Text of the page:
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Reassessing Liquidated Damages In Commercial Contracts: A Illusion Without Proven Loss

When the contract's terms are breached or the commitment made is breached, the contract is said to have been breached. Breach of contract´┐Ż is a prerequisite for a claim of damages, whether liquidated, unliquidated or otherwise. As a result, regardless matter how much advantage the defendant derives from the contractual arrangement, there can be no claim for damages until the contract is breached. To be established, a violation must be assessed and proven, not just agreed upon by the parties.

The Law of Damages under Indian Contract Act, 1872:

Sections 73 and 74 of the Act deal with breach of contractual duties. Damages originating from a breach of a contractual duty that results in losses to the aggrieved party are dealt with under Section 73 of the Act. This section does not compensate for indirect or distant loss resulting from this infringement and the damages which are awarded to the complained party are of an unliquidated character after an evaluation of the loss and harm incurred. Section 74 deals with liquidated damages, which occur when a contract specifies the amount of damages to be paid in the event of a breach of the contract.

Liquidated Damages:

A liquidated damages (LD') clause is defined as a contractual provision that specifies in advance the measure of damages if a party breaks the agreement, ´┐Ż according to Black's Law Dictionary. However, if the contract is validly terminated, the matter of claiming for damages should not arise without infringement on the terms of the contract, as there is no infringement per se. If there is no legal harm to the party, no compensation may be awarded.

In Kailash Nath Associates v. Delhi Development Authority and Others, the Supreme Court stated that where a contract provides for liquidated damages, such amount can be received in full only if the amount of damages suffered by the aggrieved party is comparable to such a pre-established amount of damages. The court further stated that the quantum of damages awarded by the court shall never exceed the amount specified in the contract in the form of liquidated damages./

The term under Section 73 of the Indian Contract Act presupposes that damages are only payable if a loss is caused by the breach. The concept is, successfully stated, - no loss of harm from the breach. Therefore, for an LD case, i.e. the right to claim LD the aggressive party must demonstrate that the offended party has incurred some resulting damage.

To put it another way, even the LD cannot be claimed if it is proven that the violation caused no real losses, as ruled by the Delhi High Court in Indian Oil Corporation v. Messrs Lloyds Steel Industries Limited. In this instance, the Court determined that the contractor's simple delay in completing and commissioning the terminal in Jodhpur did not enable IOC to recover Liquidated Damages because there was no loss suffered by IOC.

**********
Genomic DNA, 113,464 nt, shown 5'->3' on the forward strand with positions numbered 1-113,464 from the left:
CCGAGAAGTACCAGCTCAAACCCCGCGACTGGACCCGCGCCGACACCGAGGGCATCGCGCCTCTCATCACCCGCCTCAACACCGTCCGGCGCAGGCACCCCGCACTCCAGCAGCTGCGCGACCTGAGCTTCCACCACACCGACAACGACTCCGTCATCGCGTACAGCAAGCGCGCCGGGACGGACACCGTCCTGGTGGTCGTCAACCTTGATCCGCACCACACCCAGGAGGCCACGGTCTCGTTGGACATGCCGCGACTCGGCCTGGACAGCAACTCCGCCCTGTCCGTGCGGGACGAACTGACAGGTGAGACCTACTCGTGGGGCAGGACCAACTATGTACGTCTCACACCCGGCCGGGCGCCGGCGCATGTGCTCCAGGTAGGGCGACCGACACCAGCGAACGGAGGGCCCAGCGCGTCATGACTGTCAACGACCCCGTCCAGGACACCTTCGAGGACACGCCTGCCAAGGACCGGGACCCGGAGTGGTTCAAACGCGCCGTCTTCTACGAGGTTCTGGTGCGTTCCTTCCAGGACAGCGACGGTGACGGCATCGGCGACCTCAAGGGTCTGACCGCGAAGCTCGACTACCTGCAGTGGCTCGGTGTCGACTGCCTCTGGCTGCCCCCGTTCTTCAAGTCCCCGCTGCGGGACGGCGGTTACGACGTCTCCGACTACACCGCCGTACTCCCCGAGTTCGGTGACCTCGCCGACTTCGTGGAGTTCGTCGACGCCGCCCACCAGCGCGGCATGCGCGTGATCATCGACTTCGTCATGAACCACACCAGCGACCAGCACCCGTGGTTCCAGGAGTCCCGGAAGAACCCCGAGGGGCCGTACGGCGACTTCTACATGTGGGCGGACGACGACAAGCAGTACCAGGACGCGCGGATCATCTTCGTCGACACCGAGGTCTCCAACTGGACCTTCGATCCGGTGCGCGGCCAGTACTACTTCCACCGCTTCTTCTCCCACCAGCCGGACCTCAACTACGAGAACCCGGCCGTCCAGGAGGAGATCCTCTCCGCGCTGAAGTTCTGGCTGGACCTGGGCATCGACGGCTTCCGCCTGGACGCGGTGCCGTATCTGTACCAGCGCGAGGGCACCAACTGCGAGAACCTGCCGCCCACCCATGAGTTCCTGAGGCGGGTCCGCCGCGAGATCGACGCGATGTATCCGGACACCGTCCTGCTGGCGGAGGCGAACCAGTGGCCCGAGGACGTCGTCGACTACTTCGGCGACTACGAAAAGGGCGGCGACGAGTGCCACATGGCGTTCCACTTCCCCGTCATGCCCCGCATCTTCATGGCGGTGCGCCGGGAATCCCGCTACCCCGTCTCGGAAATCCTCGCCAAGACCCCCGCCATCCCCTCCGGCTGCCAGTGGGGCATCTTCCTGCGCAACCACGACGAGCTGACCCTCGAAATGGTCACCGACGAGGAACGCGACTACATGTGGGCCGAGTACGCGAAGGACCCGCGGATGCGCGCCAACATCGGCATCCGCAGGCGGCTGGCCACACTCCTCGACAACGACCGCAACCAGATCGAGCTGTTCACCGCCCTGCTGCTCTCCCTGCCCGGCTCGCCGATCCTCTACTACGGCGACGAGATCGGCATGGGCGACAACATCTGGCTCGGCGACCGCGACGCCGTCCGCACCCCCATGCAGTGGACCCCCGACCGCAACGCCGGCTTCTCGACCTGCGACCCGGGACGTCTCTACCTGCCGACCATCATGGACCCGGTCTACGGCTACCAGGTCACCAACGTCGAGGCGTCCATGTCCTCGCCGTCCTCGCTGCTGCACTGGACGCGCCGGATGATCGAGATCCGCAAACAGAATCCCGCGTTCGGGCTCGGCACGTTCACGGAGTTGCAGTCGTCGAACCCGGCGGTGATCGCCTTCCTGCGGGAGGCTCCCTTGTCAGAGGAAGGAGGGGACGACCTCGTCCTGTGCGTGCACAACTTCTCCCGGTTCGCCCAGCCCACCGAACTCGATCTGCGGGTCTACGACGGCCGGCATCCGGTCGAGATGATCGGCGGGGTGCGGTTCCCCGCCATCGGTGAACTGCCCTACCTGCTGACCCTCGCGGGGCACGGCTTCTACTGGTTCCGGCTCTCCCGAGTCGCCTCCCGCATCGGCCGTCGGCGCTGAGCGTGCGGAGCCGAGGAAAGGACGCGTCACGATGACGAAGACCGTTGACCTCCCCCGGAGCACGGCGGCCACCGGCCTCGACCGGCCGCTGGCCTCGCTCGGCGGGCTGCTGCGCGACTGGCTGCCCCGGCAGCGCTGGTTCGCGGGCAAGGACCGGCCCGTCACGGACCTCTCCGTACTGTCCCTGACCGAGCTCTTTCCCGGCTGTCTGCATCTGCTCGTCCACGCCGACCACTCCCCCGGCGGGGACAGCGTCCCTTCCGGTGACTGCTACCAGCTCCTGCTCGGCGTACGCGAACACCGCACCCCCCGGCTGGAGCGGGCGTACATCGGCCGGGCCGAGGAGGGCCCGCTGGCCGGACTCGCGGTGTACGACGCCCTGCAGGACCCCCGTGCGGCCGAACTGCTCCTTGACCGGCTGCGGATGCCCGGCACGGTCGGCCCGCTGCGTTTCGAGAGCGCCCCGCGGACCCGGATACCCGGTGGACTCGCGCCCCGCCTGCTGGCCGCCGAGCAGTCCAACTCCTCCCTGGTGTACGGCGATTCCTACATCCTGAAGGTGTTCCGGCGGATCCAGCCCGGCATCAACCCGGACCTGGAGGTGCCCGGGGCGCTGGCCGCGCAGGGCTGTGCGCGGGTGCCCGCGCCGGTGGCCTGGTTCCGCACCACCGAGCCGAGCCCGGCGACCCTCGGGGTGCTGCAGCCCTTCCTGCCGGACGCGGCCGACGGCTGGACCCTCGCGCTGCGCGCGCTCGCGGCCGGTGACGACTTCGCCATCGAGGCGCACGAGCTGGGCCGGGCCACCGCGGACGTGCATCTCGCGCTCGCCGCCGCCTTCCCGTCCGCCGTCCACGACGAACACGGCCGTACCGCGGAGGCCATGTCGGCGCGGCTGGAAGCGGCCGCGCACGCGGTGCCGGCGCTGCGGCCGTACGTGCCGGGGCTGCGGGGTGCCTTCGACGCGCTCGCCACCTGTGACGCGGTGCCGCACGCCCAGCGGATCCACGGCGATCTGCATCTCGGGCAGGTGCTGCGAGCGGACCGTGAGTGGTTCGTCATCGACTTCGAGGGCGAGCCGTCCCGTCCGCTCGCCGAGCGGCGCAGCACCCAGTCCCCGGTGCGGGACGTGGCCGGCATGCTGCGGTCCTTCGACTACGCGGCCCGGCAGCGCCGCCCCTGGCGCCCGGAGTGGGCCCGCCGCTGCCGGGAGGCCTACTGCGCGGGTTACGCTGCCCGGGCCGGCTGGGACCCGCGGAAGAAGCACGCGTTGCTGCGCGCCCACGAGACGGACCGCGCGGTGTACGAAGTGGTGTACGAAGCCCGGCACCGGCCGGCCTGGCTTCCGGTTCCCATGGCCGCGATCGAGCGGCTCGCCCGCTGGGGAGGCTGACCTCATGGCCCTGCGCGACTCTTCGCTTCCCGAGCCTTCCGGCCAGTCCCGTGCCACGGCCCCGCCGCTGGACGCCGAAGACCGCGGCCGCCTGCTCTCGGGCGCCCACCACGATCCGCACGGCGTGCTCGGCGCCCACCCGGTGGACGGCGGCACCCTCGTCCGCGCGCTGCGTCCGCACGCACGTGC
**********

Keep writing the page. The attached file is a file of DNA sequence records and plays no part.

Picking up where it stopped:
The Court concluded that considerably after the construction date (31.3.1996), the pipeline was reaching the Jodhpur terminal (in 31.8.1996), and without the terminal being pipelined it could not be put on a commercial basis.

Proof of Damage for a Claim of Liquidated Damages:

First of all, irrespective of the degree of the damage, a breach of contract must take place before damages can be claimed. In other words, there can be no justification for damages if the parties do not violate the contract. Furthermore, in order to obtain damages, the claimant must demonstrate that he or she has experienced a loss.

In Fateh Chand v. Balkishan Dass, the Supreme Court required the parties to demonstrate the extent of loss or harm incurred as a result of the breach of terms of the contract. In Maula Bux v. Union of India, the Hon'ble Supreme Court of India decided that the court has the authority to give appropriate compensation in a breach of contract action even if no real loss is proven to have been incurred as a result of the breach of contract.

However, the court also stated that in the event of a violation of particular contracts, it may be difficult for the court to determine compensation for the breach. In this situation, if a true pre-estimate is to be seen as the measure of an acceptable compensation, the amount appointed by the parties may be taken into account, but not if the amount determined is in the nature of a penalty.

Breach of Contract doesn't Result in Damages:

In Raheja Universal Pvt. Ltd. v. B.E. Bilimoria & Co. Ltd., the Bombay High Court affirmed the judgment of a Single Judge who had set aside the arbitral award on the grounds that the award for awarding of liquidated damages were issued despite no proof of loss or damages being produced.

Citing the case of the division bench in Kailash Nath's case, the Supreme Court held that:
  1. The amount referred to as liquidated damages are reasonable compensation, determined by both parties, and should be a true pre-estimation of any damages the court finds to be such.
  2. No damages awarded shall exceed the amount so designated or such obligation shall exceed the fine.

It further cites Kailash Nath, where the Supreme Court explained the wording in section 74 of the Contracts Act whether or not it can be proved that actual damage or loss was caused´┐Ż and concluded that, only in case of actual damage caused due to a breach of contract that cannot be proved or calculated, the court will take the liquidation amount as predetermined. If the damages may be calculated, they must be quantified and specified in the pleadings.

Difference between LD and a Penalty:

The LD while is a pre-calculated loss agreed upon by the parties at the time of contracting, as expected to occur as a result of the breach. A penalty, on the other hand, is a contract stipulation in the nature of terroram. A penalty, in general, is a provision that is a stipulation to award an imposition that is so disproportionate or exorbitant that no rational person would see it as a reasonable estimate of damages resulting from the breach.